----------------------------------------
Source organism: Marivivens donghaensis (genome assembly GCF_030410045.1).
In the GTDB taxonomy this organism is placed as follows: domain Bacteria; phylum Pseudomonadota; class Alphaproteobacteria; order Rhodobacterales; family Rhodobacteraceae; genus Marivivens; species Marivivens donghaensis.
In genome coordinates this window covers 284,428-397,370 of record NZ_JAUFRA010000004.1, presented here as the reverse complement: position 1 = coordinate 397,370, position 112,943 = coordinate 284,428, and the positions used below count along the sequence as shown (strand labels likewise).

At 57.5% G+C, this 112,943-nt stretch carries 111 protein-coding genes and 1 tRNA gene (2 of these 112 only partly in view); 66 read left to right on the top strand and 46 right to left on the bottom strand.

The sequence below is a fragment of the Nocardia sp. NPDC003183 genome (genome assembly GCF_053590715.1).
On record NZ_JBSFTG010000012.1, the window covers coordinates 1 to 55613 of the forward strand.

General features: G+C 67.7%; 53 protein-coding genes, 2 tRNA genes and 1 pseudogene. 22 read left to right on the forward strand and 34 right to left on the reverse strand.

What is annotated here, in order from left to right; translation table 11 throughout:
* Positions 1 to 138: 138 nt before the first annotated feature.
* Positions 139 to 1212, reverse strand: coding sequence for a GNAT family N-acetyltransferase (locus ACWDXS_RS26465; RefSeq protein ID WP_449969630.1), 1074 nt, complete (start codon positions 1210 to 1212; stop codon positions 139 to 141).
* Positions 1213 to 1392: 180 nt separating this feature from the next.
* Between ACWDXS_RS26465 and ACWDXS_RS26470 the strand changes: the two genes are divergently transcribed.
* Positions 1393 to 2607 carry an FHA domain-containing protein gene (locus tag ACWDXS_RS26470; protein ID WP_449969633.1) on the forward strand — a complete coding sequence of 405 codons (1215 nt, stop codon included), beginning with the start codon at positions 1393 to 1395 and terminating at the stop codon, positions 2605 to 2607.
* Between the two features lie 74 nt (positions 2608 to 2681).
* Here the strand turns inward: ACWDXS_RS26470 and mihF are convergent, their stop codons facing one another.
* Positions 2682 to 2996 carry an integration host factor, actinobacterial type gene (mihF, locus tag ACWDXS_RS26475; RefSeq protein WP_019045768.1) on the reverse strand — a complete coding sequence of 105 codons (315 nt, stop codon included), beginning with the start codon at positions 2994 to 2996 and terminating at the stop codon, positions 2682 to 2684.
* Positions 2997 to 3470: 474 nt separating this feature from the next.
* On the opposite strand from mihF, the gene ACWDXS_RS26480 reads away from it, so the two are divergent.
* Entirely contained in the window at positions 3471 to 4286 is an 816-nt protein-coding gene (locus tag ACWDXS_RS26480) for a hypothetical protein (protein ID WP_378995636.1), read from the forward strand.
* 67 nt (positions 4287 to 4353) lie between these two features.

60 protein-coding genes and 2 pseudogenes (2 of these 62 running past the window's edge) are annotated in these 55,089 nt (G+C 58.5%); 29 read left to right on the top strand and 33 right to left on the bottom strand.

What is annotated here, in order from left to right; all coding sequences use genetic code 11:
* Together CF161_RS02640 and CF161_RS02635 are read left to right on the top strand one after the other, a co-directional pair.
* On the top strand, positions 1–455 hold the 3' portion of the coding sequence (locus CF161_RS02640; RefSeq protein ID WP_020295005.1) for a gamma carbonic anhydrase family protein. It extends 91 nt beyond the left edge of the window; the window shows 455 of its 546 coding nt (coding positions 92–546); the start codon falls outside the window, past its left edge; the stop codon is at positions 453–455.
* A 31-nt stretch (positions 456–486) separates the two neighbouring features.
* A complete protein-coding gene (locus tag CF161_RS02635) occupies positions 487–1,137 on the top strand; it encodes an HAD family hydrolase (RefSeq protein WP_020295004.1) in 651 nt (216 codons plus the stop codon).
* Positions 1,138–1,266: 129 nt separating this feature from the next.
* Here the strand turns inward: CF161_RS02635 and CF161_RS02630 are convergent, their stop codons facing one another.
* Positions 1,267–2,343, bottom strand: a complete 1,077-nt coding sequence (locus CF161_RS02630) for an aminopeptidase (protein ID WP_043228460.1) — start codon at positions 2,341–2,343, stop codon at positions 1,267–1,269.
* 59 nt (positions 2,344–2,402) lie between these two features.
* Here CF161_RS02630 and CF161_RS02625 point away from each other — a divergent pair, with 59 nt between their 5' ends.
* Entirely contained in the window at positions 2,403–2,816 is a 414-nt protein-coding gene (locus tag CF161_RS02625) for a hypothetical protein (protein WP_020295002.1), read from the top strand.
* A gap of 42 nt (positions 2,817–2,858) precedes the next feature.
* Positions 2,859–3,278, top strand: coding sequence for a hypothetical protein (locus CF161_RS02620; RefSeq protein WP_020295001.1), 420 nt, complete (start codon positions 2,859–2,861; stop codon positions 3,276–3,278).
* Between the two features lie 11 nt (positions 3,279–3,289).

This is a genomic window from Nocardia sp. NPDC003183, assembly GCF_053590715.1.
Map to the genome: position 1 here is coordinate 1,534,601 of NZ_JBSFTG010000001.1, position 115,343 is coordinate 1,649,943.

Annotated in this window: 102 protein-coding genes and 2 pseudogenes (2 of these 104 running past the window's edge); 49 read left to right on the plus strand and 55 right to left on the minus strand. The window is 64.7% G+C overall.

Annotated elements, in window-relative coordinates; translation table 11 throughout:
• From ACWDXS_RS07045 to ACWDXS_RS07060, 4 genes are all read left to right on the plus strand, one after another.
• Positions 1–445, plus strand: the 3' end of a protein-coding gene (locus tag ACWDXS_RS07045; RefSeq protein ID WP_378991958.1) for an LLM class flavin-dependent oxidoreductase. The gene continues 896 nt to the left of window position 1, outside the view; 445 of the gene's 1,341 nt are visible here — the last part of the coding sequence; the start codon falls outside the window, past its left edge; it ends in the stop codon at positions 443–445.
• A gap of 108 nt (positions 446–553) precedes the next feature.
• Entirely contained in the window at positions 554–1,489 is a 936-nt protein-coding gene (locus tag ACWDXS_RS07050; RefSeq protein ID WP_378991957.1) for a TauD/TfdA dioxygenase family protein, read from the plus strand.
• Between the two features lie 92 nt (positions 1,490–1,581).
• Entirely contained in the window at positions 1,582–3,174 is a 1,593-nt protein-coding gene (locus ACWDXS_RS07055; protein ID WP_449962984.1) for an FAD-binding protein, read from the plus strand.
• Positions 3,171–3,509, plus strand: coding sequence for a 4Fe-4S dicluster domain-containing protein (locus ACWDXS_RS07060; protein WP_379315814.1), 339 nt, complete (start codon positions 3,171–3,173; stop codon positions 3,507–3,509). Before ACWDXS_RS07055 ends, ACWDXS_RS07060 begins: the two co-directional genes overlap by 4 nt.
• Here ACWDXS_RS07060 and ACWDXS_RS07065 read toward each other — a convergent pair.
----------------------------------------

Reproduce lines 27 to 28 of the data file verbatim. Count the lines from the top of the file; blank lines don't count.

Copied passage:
* Positions 1,138–1,266: 129 nt separating this feature from the next.
* Here the strand turns inward: CF161_RS02635 and CF161_RS02630 are convergent, their stop codons facing one another.